Jeff Joireman, associate professor of marketing at Washington State University, demonstrated that “future-oriented” women are the voting bloc most strongly motivated to invest money, time and taxes toward reducing global warming.

Joireman said belief in global warming is positively linked to outdoor temperatures, so in light of recent record-breaking heat, people – especially future-oriented women – may have climate change on their minds during next week’s midterm elections.

September was the hottest on record in 135 years, and the National Oceanic and Atmospheric Administration projects 2014 will likely break the record for hottest year.

This year’s political contests are also heated, with environmental ads surging to record levels. More than 125,000 political spots cite energy, climate change and the environment – more than all other issues except health care and jobs – according to an analysis by Kantar Media/CMAG.

Motivating the wider populace to engage and take action on global warming, however, is an ongoing challenge, said Joireman.
“Decisions that affect global warming pose a dilemma between what is good for individuals in the ‘here and now’ versus what is good for society and the environment ‘in the distant future,’” he said.
“Unfortunately, it can take several decades for the lay public and lawmakers to realize there is a problem that needs fixing,” he said. “This is clearly the case with global warming, as the consequences of our current lifestyle are not likely to be fully realized for another 25 to 50 years.”

…Joireman investigated how the time element contributes to people’s willingness to address climate change.

For the study, he focused on the personality trait called “consideration of future consequences.”

Those who score high on the trait scale tend to be very worried about the future impacts of their actions, while those with lower scores are more concerned with immediate consequences.

… his team polled 299 U.S. residents, with an age range of 18-75. Forty-eight percent of the respondents were female and 80 percent were Caucasian.

Women scored higher than men on liberal political orientation, environmental values, belief in global warming and willingness to pay to reduce global warming when their concern with future consequences was high.

But it wasn’t a simple gender difference. Women scored lower than men on liberal political orientation and willingness to pay when their concern with future consequences was low.

Joireman said a specific chain of influences makes future-oriented women more likely to take action. First, they are more politically liberal.

Liberals are more likely to value the environment, which makes them more likely to believe in global warming, he said. All together, these effects lead to a willingness to pay more in goods, services and extra taxes to help mitigate climate change.

“Future-oriented women, for example, might be more willing to pay higher prices for fuel-efficient cars, alternative forms of transportation and energy-efficient appliances. They might also eat less meat – all to help lower greenhouse gas emissions,” he said.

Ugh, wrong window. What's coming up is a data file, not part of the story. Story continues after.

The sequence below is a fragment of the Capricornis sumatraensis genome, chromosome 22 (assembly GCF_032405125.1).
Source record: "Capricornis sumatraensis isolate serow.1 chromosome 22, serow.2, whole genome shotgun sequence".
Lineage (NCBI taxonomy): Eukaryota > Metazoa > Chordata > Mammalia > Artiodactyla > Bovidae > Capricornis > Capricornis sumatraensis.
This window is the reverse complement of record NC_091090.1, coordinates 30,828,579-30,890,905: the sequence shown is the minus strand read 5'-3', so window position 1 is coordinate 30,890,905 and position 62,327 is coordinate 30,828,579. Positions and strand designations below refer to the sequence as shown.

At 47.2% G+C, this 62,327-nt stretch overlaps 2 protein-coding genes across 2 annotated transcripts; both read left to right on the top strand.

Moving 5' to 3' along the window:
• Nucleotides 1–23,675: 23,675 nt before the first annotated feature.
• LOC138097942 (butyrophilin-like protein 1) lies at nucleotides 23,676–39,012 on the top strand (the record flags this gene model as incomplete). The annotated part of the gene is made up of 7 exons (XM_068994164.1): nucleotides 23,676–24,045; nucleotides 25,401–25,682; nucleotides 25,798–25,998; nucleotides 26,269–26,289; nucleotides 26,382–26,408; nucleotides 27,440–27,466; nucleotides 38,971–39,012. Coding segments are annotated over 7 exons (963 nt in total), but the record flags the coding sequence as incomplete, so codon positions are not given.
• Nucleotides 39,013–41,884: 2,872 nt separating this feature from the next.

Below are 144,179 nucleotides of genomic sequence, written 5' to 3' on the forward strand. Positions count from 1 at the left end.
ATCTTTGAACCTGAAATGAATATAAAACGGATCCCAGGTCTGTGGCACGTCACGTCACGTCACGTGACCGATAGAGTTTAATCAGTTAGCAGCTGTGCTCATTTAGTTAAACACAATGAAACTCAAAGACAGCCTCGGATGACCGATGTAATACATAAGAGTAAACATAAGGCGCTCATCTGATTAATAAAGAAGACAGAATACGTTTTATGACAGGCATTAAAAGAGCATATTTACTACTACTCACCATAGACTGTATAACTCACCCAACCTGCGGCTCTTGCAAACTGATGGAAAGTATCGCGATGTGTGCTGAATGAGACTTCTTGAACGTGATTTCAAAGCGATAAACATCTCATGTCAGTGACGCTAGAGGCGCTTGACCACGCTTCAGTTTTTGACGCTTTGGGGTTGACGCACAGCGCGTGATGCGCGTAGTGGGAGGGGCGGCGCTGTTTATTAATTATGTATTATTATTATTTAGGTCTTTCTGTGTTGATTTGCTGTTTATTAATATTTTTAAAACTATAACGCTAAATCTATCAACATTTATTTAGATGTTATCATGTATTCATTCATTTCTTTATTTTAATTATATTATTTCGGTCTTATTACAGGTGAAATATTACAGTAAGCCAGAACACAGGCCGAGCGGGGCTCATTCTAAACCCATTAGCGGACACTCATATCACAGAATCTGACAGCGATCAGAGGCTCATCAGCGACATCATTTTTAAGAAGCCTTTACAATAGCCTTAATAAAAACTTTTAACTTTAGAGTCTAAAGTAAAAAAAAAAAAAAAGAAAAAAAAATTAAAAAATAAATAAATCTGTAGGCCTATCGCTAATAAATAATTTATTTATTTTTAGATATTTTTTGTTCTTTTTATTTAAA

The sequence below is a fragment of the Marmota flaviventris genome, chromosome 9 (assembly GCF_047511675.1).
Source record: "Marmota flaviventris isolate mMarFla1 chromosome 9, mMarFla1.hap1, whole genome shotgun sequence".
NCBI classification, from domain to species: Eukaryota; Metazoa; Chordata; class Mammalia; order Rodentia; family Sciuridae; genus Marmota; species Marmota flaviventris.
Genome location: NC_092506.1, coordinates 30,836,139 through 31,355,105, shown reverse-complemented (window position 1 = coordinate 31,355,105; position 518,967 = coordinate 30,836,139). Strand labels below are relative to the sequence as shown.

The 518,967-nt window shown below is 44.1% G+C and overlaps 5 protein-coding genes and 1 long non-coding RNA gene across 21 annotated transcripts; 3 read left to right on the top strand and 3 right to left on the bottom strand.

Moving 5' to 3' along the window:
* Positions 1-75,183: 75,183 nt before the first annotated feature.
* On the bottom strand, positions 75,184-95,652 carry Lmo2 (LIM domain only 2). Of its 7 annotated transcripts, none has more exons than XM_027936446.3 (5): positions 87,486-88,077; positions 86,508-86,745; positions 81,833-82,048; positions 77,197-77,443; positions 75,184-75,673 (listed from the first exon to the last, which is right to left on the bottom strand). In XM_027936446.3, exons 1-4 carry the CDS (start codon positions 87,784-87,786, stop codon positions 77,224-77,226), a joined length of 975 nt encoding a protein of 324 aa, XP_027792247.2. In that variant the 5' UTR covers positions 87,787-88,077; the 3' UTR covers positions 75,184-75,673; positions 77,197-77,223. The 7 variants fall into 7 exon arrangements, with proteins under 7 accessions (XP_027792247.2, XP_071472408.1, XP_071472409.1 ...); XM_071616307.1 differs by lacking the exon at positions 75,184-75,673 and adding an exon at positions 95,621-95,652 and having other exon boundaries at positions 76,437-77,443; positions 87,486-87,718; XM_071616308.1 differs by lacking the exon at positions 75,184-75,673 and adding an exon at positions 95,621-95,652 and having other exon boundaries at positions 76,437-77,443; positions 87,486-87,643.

The question for environmental advocates now, said Joireman, is to “figure out how to motivate all people to engage in behaviors that reduce global warming. To be effective, we will likely need to tailor persuasive messages to appeal to the consequences people value.
“If people are not worried about future consequences, we have to try to appeal to their more immediate concerns,” he said, “like encouraging them to buy a fuel-efficient vehicle so they can instantly start saving money on gas.”

Peter Gleick, The Heartland Revelations and Situational Journalism

Peter Gleick, renowned scientist, great guy, crappy journalist.

First, let me catch you up. On Valentine’s Day, there was a release of documents from the Heartland Institute documenting their budget and the status of their fund raising, as well as their strategy for protecting corporate interests in light of overwhelming evidence that Anthropogenic Global Warming and other climate change requires us to alter our global energy strategy. Heartland has been involved in science denialsm for some time. They are one of the groups that worked to deny evidence of the negative health effects of smoking, among other things. Heartland, a Libertarian “think” tank is a relatively small player in the overall climate discussion, and the documents indicate that the annual balance of their budget has been diminishing owing to reductions in contributions. Nonetheless, the documents painted a picture of systematic dishonesty. In particular, the documents seemed to indicate that Heartland was launching a bought and paid for effort to interfere with the teaching of good science in our K-12 educational system, replacing honest science with the willful misdirection we know of as science denialism. Continue reading

Please help climate scientists who are under attack to defend themselves.

Please read and pass on.